* Success is not guaranteed and may require many attempts through IVF and IUI to conceive. Those seeking this route would be advised to know the limits of what they can spend, or what debt they are willing to acquire to see this process to fruition.

Other Medical Considerations

For transgender individuals, the start of gender-affirming treatments can bring fertility implications. Should you choose to preserve eggs or sperm for future family planning, you should be aware of additional costs.

  • You can expect to pay an average of $11,000 to freeze eggs with $500 to $1,000 annual storage fees[11]. You can expect to pay between $100 and $500 annually to freeze and store sperm[12].
  • The cost of an egg donor averages around $35,000[13], while the average cost of a sperm donor is $1,000[14].
  • Most procedures and costs are not covered by insurance, so we recommend accounting for these additional expenses in your financial plan.

Additional Financial Considerations

Insurance Coverage: While some insurance plans offer partial coverage for fertility treatments, many do not cover these expenses at all. It is recommended to call your insurance provider before you take any initial steps to fully understand the potential costs and what will be covered by insurance or paid out-of-pocket.

Paid Leave Parental Benefits: Washington, Oregon, and California all have protective laws that grant paid leave “to care for a child, regardless of legal or biological relationship.”[15]  Laws can vary by state, so it is strongly advised to check with the local regulations around parental leave, which can include being paid for that time off.

Legally Recognized Parenthood & Protections: For LGBTQ+ parents, establishing parental rights and protections for non-biological parents is critical. We recommend engaging with an attorney who is familiar with LGBTQ+ family systems in your state. This may entail creating a detailed plan to establish who will care for your child if you and/or your spouse pass away, are incapacitated, or become divorced. In many jurisdictions, same-sex couples may need to pursue second-parent adoption to establish legal parental rights for the non-biological parent.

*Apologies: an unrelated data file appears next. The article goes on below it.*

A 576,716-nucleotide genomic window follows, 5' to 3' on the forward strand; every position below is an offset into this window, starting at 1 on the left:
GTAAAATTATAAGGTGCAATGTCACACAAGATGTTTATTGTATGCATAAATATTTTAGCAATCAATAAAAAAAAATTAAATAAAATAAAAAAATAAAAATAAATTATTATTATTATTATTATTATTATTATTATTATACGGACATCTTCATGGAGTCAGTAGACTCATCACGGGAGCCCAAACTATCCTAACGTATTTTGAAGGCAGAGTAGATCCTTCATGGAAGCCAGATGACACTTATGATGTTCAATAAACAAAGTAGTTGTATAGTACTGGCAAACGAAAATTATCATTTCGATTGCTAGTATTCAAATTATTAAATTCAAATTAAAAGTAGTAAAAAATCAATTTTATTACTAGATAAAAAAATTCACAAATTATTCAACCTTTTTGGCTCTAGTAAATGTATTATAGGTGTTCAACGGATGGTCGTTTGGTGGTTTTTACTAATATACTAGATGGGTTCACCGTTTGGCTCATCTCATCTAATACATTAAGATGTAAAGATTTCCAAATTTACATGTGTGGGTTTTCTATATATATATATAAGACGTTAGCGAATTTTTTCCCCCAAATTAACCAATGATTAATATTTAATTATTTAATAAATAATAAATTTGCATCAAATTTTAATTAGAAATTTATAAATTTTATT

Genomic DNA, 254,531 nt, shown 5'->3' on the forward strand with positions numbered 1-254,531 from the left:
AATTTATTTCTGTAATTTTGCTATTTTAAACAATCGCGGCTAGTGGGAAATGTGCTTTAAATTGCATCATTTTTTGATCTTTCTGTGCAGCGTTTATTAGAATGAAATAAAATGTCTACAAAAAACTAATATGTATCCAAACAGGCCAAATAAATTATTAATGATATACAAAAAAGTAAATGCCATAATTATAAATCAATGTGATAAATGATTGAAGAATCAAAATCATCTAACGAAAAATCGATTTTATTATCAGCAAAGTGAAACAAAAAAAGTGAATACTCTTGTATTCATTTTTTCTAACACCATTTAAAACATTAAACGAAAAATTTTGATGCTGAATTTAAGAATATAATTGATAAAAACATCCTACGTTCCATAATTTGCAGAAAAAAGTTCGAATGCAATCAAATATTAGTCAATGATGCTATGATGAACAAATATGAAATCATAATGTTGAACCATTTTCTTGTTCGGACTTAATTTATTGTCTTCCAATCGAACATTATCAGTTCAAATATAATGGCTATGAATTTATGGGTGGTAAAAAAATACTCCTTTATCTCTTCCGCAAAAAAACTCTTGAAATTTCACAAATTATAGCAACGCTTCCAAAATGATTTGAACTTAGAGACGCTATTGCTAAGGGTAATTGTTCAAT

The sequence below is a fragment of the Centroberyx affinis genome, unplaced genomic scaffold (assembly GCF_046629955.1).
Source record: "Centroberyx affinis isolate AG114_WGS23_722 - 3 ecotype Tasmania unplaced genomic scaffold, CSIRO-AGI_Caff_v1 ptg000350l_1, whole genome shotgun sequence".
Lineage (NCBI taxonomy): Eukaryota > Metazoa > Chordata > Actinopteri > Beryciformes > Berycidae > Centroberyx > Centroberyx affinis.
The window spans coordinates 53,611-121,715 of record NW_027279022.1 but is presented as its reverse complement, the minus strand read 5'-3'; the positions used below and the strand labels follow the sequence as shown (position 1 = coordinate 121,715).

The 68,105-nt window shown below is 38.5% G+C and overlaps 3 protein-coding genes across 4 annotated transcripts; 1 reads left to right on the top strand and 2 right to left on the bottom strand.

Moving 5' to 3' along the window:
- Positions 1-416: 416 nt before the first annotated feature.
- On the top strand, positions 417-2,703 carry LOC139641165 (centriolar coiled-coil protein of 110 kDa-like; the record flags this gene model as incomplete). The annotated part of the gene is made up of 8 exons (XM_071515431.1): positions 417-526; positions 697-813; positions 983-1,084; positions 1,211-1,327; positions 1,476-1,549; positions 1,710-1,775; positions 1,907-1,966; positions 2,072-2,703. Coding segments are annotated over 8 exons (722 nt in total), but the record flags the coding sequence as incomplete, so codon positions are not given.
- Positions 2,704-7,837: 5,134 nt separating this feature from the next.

Finally, do not forget the estate plan! You can find more information about estate planning for children in this article.

Cash Planning: Becoming a parent brings a whole new set of expenses. With a new dependent in the family, it will become even more important to have a rainy-day fund to fall back on. The typical recommendation is to have three to six months’ worth of expenses in emergency savings, but depending on your circumstances it may be appropriate to have more than six months’ worth in safe and easy-to-access liquidity.

We’re Here to Help

Navigating the financial complexities of LGBTQ+ family planning can be daunting, but you don’t have to do it alone. Take it one step at a time. Don’t be afraid to lean on a financial advisor to help you plan!

Working with an advisor who understands the unique needs and challenges of LGBTQ+ families can provide valuable guidance and support. At Coldstream, we will develop a comprehensive financial plan tailored to your family’s goals and circumstances, ensuring that you’re well-equipped to navigate the financial side of parenthood with confidence.